d) entertainment account etc.
 In a preferred embodiment of the present invention at least one of the action output modules are related to a customer mobile telephone account and the processing of the specific telephone action module by the TARP server effects an updating of that specific customers pre-paid telephone account. In such specific processing the AOP server 6 transmits information relating to the incrementation of the account to a mobile telephone intelligent network (IN) server 8 which interacts with a client subscriber to that specific network via a mobile telephone switch 9. It will be appreciated that in such circumstances that decrementation of the customers mobile phone account, on the intelligent network server 8, resulting from use of the mobile telephone will be communicated to the TARP server 6 so that a customer interfacing with the TARP server to examine his customer account will be updated as to the value of the account.
 The transmission of action output module activated information to the customer may typically be achieved using known SMS technology to the customers hand held device. Alternatively, the customer may be updated by means of event triggered email.
 In addition to using a reward system to supplement these accounts the user may alternatively simply make use of the retail outlet to directly credit the specific accounts. For example, the customer wishes to top-up a prepaid mobile account. He/She proffers amount plus identifier (loyalty card or mobile phone number) to cashier 2. The transaction is processed at the TARP/AIP client 4. The transmission of such incrementation information is via SMS over USSD in order to effect a real-time incrementation of the customers account.
 Using their mobile telephone or standard internet protocols the user may access one or more of their established accounts, thereby enabling them to view balances, transfer funds or reward units from one account to another or purchase one or more available digital products. By the term digital product is meant any electronically storable or activatable product that has a value associated therewith.
 As will be appreciated the system of the present invention, in one aspect, provides an electronic means of effecting a loyalty reward system. By enabling an interaction between a database associated with a specific individual's mobile telephone with known retail database associated with customers shopping profiles and allocated rewards it is possible to more directly manage the targeting of specific products ranges and the customer is afforded the opportunity to visually and interactively assess the digital reward units that they have accrued, and use these rewards as they see fit in a variety of accounts accessible through their internet accessible mobile device.
FIG. 2 is an outline of a TARP/AIP client server processing engine. The processing engine receives an input stream of transactions, typically in XML or some alternative platform independent format, applies predefined rules and produces a user-defined output if the criteria for satisfaction of the rules are met. The data is analysed on a per transaction basis. The TARP client 4 receives the same information as the EPOS server 3 relating to on-going transactions being conducted by customers at one or more EPOS devices 2 (Step 50). The TARP client 4 analyses the raw transaction data (Step 51), and associates related data into a series of action output modules (Step 52). These action output modules have associated parameters relating to the customer profile and what action Is to be conducted once the action output modules are processed. The TARP client maintains a mirror image of the customer profile that were previously uniquely stored at the EPOS server and operates independently of the EPOS server.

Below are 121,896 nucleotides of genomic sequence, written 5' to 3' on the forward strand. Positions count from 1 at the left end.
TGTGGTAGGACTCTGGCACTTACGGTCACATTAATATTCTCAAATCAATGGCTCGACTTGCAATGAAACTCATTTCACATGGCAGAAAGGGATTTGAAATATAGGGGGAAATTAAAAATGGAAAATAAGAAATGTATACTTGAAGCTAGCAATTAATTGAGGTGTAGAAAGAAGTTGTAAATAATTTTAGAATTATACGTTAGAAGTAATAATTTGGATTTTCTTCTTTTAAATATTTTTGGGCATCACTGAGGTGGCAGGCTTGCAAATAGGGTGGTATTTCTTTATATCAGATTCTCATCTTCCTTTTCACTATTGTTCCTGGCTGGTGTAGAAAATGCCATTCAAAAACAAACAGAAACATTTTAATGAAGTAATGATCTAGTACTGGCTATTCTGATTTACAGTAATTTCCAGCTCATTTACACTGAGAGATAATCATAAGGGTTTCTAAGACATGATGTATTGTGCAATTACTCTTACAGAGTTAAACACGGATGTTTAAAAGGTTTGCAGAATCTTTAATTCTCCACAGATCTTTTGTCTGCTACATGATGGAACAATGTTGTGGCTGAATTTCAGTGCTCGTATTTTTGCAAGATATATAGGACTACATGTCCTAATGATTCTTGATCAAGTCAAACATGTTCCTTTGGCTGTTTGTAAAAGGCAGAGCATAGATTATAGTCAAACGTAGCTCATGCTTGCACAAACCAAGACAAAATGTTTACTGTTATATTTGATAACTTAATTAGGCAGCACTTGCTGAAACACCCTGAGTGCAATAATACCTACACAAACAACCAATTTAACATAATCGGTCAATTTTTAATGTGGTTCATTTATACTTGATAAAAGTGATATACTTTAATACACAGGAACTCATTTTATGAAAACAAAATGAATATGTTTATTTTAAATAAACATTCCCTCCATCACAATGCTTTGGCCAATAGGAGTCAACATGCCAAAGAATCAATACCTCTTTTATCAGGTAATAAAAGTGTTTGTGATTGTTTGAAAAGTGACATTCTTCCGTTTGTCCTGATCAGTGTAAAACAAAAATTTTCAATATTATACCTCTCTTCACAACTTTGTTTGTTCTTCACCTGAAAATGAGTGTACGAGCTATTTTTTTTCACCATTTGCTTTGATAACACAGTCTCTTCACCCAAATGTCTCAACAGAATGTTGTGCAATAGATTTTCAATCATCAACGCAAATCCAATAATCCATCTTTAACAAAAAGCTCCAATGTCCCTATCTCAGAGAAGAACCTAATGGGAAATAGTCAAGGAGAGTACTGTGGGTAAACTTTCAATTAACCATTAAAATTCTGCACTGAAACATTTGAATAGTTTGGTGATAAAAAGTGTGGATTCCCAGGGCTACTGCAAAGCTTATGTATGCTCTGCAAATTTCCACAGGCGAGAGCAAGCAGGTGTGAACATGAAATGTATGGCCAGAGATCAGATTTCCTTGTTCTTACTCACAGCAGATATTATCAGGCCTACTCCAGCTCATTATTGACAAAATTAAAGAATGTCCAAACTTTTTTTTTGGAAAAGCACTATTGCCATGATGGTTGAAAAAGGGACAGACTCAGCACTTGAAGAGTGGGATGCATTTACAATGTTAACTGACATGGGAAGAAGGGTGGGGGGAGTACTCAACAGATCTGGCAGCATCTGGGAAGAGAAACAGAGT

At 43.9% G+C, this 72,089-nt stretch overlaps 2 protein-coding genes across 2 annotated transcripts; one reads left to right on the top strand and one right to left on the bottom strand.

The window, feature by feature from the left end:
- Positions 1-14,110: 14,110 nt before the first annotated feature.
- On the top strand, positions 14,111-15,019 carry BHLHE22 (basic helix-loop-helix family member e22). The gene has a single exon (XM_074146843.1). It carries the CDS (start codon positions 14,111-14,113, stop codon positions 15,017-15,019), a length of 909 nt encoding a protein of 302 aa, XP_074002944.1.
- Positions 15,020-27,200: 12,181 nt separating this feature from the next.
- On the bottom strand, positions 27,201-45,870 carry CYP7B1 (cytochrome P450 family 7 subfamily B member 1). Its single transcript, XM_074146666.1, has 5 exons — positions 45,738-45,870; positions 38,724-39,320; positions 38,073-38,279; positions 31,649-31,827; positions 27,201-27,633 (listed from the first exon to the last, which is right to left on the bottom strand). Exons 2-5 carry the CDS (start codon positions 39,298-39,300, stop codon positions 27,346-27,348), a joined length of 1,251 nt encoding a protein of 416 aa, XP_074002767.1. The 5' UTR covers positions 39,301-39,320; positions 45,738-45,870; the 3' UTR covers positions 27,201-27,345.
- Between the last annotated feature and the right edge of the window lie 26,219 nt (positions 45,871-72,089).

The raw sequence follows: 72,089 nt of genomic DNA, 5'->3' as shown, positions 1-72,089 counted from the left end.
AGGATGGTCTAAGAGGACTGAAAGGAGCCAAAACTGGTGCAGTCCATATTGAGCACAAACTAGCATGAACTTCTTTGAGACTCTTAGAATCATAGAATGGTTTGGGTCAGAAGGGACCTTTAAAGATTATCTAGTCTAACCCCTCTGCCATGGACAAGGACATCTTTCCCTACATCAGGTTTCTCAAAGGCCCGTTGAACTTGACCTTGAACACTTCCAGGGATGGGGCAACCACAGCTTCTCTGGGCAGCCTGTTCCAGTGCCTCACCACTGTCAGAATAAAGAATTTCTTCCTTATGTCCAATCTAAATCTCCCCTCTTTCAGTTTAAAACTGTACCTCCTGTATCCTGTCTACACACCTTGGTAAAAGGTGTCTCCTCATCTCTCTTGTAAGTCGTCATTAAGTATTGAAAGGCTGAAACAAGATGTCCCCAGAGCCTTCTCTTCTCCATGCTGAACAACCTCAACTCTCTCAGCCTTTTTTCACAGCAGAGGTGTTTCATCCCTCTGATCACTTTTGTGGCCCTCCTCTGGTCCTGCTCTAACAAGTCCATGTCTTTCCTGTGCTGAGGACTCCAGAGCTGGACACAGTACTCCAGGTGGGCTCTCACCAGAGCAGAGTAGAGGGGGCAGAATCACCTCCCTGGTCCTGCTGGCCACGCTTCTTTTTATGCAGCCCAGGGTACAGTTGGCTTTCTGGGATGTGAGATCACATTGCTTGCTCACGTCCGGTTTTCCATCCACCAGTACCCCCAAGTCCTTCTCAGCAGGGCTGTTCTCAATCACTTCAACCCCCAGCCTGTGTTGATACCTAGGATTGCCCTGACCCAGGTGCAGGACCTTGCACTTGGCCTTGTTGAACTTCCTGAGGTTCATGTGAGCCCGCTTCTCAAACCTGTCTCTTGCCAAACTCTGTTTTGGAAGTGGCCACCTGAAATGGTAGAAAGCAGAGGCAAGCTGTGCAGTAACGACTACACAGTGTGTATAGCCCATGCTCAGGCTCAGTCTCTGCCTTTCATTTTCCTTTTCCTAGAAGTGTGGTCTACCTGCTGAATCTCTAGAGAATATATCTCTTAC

FIG. 2a is an outline of the operation of a TARP client/server processing engine. As detailed previously the processor takes an input stream of transactions, applies predefined rules and produces a user-defined output if the criteria for satisfaction of the rules are met. The data is analysed on a per transaction level. Preferably the processing is platform independent. There are four main elements to the engine:
 i. input of data
 ii. input of rules for processing of data
 iii. application of rules onto data
 iv. output of action/ data based on (iii)
 The operator or user of the system enters a series of rules and actions into the processor, the rules defining how specific transactions will be processed and the necessary criteria to be met by the data read before an action is to be applied. Rules can include for example, customer variables—historical data etc., external data, previous rule values and any known data supplied for analysis or any combination thereof. An example of a rule would be:
 For the record read
 If field a is equal to 10 and field b is not today and external data is 34 f.
 Actions on the other hand define what is to be done when the data matches a certain rule. These include, for example, that if a specific transaction is identified that the customer is to be credited with “X” number of reward units or if another transaction is identified that “X” is to be credited to a digital account. An action will be of a preset type—for example create, delete, send email, SMS, modify account etc. When the rule criteria is met by the analysed data the action will be applied according to its action type. The actions are storable within the TARP client/server and holds typically three fields: